Susan Rungren provides update on plans for pipeline

In May 2018, Susan Rungren became Ventura Water’s Assistant General Manager.

by Jennifer Tipton

Susan Rungren began her career with the City of Ventura in 1999 as the Utilities Engineer for the City’s Water and Wastewater Divisions and has served as the Water Resource Manager for the last seven years. Mrs. Rungren obtained her bachelor’s degree in Civil Engineering from Oregon State University and is a licensed Professional Engineer. She has professional affiliations including the Association of California Water Agencies of Ventura County.

In May 2018, she became Ventura Water’s Assistant General Manager. In this position, Rungren shepherds key future water projects such as the State Water Interconnection Project and the VenturaWaterPure project that will maximize the reuse of recycled water. She works closely with Ventura Water, the Community Development Department, Public Works Department, as well as stakeholders and community organizations to meet long term water supply demands.

I asked if it’s true the City of Ventura has been paying the state $1M/year since 1971 for the rights to state water.

“The City has been paying for our rights to the 10,000 acre-feet since 1971. All State Water Project (SWP) contractors pay an annual fee, regardless of the amount of SWP water received, to help pay for the system and ongoing maintenance costs. The annual fee varies, but the cost to the City has recently been about $1M/year. The City has taken advantage of the opportunity, when available over the years, to recoup a portion of these costs by transferring our annual allocation to other SWP contractors.”

Is there consideration of dropping the pipeline?

“Although this has been discussed over the years, the City considers State Water as an important supply source to improve system reliability. The City currently depends fully on local water supplies consisting of surface water from the Ventura River and Lake Casitas, groundwater from three local groundwater basins, and recycled water from the Ventura Water Reclamation Facility. These supplies have been sufficient to meet demands to date, but continued drought conditions, heightened environmental requirements, compounded by continued population growth are threatening the City’s ability to meet water demands and will require supplemental supplies.”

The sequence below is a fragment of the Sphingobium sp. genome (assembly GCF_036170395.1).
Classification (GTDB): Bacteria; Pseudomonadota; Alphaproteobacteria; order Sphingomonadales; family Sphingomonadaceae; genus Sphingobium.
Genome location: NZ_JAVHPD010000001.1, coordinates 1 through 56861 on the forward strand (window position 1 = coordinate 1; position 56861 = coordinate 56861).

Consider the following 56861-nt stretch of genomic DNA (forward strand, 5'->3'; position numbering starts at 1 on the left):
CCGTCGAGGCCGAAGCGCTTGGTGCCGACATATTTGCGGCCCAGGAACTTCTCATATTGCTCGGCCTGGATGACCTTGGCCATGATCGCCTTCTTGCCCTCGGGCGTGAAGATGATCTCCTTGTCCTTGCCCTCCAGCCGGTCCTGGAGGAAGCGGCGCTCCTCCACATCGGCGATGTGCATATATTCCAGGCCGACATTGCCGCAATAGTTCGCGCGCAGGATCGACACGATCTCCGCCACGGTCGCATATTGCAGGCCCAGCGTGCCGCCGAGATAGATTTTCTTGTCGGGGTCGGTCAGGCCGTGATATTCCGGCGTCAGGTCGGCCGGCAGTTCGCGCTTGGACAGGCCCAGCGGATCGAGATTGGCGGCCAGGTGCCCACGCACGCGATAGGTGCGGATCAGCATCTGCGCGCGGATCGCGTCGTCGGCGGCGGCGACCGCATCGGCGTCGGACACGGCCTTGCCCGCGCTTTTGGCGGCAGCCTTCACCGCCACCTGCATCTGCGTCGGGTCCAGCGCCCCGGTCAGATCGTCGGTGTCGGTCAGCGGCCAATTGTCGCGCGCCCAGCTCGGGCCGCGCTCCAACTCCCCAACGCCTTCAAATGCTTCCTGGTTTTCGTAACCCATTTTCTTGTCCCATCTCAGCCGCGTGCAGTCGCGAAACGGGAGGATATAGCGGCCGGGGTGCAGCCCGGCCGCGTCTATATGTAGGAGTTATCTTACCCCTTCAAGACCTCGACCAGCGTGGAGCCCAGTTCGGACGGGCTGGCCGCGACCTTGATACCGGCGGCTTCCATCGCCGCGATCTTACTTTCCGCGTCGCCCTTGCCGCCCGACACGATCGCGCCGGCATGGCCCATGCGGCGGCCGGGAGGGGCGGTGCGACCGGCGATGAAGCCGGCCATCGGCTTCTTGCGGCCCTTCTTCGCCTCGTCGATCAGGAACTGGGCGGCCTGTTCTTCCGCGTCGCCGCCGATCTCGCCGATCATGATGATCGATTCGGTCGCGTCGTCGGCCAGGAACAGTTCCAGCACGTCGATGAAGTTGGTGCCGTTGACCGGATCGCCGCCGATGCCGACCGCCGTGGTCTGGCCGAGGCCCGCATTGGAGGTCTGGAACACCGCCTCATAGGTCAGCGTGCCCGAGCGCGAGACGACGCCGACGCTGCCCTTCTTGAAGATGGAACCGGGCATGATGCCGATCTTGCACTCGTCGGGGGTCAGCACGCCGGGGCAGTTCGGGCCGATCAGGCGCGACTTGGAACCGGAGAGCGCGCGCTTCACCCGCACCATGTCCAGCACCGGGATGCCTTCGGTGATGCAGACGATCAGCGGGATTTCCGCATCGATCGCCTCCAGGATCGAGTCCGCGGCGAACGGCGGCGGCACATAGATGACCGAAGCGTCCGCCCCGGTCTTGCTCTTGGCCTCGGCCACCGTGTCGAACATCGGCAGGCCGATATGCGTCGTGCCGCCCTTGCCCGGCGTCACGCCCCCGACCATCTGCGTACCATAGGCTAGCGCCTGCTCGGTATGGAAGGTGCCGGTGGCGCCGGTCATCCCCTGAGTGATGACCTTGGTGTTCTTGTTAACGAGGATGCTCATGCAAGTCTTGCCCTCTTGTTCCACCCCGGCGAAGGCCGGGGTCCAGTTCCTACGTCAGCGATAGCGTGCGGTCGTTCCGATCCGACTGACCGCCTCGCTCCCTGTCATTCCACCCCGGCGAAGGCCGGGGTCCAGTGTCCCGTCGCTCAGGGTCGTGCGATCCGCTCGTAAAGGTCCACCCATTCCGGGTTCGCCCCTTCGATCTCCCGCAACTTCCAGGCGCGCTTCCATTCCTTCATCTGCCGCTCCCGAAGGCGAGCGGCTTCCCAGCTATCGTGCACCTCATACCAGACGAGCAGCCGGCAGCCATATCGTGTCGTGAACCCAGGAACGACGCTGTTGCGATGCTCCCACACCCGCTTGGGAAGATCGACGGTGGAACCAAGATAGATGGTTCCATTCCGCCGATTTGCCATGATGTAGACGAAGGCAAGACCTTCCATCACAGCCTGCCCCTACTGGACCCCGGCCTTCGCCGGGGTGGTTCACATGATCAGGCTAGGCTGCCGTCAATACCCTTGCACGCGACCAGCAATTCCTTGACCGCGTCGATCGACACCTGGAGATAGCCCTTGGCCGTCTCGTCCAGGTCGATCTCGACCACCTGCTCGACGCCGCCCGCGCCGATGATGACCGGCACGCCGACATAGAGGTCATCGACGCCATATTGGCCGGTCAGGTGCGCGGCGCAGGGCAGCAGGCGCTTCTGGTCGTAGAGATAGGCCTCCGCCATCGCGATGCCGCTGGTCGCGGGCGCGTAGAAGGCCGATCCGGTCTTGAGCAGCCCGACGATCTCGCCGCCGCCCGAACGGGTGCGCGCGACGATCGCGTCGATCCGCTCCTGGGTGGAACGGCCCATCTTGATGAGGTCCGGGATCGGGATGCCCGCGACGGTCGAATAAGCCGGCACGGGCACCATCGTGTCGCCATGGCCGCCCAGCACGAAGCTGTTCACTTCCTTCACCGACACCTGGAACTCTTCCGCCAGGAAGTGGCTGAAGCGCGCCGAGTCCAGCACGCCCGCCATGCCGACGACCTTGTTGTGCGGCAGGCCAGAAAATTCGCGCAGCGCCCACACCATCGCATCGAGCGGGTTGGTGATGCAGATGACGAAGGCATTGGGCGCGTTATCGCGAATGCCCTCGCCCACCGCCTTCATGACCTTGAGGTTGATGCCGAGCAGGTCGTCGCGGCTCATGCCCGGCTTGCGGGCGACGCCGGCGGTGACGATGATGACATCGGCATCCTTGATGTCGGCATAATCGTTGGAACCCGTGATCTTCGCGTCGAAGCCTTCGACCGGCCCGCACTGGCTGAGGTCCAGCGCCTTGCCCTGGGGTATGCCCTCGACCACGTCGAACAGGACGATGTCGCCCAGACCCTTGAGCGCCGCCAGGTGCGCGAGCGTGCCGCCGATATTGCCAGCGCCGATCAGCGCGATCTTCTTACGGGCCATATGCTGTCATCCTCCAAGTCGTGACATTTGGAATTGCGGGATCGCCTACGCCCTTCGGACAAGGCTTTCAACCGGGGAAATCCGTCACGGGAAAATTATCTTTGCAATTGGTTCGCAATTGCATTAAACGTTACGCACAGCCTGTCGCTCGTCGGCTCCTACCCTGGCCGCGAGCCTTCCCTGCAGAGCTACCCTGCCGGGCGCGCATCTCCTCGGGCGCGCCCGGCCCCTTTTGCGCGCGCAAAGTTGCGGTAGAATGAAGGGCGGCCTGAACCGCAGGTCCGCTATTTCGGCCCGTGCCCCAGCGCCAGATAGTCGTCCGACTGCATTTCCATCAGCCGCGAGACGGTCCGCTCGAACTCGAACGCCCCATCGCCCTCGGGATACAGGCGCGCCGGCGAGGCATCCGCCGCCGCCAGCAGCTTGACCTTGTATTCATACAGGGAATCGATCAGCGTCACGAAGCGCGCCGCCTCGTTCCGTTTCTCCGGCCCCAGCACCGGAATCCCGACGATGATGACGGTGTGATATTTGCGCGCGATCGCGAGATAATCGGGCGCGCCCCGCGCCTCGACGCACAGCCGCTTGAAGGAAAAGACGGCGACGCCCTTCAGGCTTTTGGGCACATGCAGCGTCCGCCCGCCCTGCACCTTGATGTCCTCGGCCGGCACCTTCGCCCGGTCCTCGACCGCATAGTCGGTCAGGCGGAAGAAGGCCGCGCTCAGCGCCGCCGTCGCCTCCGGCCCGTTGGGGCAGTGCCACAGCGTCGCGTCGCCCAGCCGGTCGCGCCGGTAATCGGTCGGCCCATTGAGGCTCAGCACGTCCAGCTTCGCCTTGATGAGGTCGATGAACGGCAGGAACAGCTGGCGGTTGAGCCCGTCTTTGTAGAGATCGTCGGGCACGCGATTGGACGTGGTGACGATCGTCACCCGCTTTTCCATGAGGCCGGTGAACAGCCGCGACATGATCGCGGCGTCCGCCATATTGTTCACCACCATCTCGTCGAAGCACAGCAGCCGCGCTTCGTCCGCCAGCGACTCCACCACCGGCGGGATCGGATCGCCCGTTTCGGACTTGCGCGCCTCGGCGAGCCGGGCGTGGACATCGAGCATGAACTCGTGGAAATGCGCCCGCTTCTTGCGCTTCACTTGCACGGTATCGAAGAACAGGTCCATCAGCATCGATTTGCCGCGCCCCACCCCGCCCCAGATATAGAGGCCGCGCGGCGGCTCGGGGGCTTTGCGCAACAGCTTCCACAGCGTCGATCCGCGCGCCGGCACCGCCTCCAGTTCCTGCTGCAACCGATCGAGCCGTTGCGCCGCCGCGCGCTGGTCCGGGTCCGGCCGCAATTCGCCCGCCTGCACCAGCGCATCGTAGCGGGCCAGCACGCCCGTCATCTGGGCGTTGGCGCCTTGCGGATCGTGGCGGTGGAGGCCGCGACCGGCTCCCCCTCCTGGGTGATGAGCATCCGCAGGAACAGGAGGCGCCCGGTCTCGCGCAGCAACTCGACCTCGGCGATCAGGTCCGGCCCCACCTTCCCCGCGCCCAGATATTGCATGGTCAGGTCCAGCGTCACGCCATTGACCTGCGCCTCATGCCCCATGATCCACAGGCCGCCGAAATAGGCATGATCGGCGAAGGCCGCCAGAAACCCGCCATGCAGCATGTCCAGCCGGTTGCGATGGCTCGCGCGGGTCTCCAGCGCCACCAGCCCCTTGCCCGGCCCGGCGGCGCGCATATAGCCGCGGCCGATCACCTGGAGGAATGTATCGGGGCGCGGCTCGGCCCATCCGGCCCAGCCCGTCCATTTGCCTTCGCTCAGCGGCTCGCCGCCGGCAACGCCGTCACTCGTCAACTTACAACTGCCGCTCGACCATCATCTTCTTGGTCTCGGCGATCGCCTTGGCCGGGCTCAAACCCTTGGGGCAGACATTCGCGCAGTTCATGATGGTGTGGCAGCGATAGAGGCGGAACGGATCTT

Where will the state water come from once the pipeline is built?

“The State Water Project is a water storage and delivery system of reservoirs, aqueducts, power plants and pumping plants that starts in Northern California and extends south more than 700 miles – 2/3 the length of California. The nearest SWP wholesaler to the City of Ventura is Calleguas Municipal Water District. Calleguas imports and distributes water from Metropolitan Water District, water that arrives via the SWP. The proposed connection point to Calleguas system is near their Springville Reservoir facility, located in the southwest portion of the City of Camarillo.”

Have we started to build the pipeline?

“We have begun the studies at this time. The City of Ventura in conjunction with Calleguas, the United Water Conservation District and Casitas Municipal Water District recently completed a Pipeline Alignment Study. We are now preparing an Environmental Impact Report for the preferred alignment. Upon completion of the environmental documents, the next steps before construction can commence will be completion of agency agreements, right of way agreements, permits and project design.”

Will the pipeline increase Ventura’s water supply?

“Although the City’s entitlement is 10,000 acre-feet per year, this allocation is subject to availability as established by the Department of Water Resources. Based on historical allocations, the range of available SWP water has been 5% to 100% over the last 25 years. The water projected to be delivered by the SWP is not being considered as a reliable means of increasing water supply volume for the City on an annual basis but will give the City flexibility to utilize SWP when it is available in lieu of water from Lake Casitas, groundwater or Ventura River water. Additional benefits to the City include improving water quality and providing an emergency/backup supply for Ventura Water’s proposed reuse project, VenturaWaterPure.”

Would water delivery fees from the state cost extra once the pipeline is completed?

“Yes, additional payments are made by each SWP based on the amount of SWP water delivered to their agency”.

Lastly, once the pipeline is completed, will our water bills go down?

“Ventura Water is owned by the City of Ventura and its water and wastewater customers. The water and wastewater functions are enterprise business entities that do not make a profit and their expenses and revenues are accounted for in proprietary funds, separate from the City’s General Fund. Customer rates must generate sufficient revenues to sustain operations, maintenance, debt payments and capitol improvement projects as well as the costs of oversight and administrative functions performed by the City. Every dollar paid is invested locally to ensure that our community continues to have reliable, quality water services today and into the future. The rate increases are needed to keep pace with inflationary expenses, renew our aging pipelines, facilities and growing regulatory and environmental compliance requirements”.

Anticipated completion for the pipeline is 2022 – 2023.

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